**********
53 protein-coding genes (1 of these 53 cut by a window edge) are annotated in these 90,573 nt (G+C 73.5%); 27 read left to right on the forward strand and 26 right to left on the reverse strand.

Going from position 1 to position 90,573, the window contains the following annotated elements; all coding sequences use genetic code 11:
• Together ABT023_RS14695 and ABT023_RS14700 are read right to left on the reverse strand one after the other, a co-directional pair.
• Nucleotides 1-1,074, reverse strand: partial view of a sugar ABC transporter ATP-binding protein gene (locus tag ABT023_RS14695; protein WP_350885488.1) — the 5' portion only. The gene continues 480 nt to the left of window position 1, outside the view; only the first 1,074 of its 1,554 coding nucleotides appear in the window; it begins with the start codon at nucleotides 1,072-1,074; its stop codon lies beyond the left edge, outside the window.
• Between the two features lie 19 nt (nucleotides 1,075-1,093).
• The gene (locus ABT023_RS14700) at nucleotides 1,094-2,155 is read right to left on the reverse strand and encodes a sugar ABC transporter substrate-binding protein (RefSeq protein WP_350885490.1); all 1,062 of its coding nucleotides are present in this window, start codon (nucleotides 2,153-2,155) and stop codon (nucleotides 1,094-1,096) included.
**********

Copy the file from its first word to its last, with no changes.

53 protein-coding genes (1 of these 53 cut by a window edge) are annotated in these 90,573 nt (G+C 73.5%); 27 read left to right on the forward strand and 26 right to left on the reverse strand.

Going from position 1 to position 90,573, the window contains the following annotated elements; all coding sequences use genetic code 11:
• Together ABT023_RS14695 and ABT023_RS14700 are read right to left on the reverse strand one after the other, a co-directional pair.
• Nucleotides 1-1,074, reverse strand: partial view of a sugar ABC transporter ATP-binding protein gene (locus tag ABT023_RS14695; protein WP_350885488.1) — the 5' portion only. The gene continues 480 nt to the left of window position 1, outside the view; only the first 1,074 of its 1,554 coding nucleotides appear in the window; it begins with the start codon at nucleotides 1,072-1,074; its stop codon lies beyond the left edge, outside the window.
• Between the two features lie 19 nt (nucleotides 1,075-1,093).
• The gene (locus ABT023_RS14700) at nucleotides 1,094-2,155 is read right to left on the reverse strand and encodes a sugar ABC transporter substrate-binding protein (RefSeq protein WP_350885490.1); all 1,062 of its coding nucleotides are present in this window, start codon (nucleotides 2,153-2,155) and stop codon (nucleotides 1,094-1,096) included.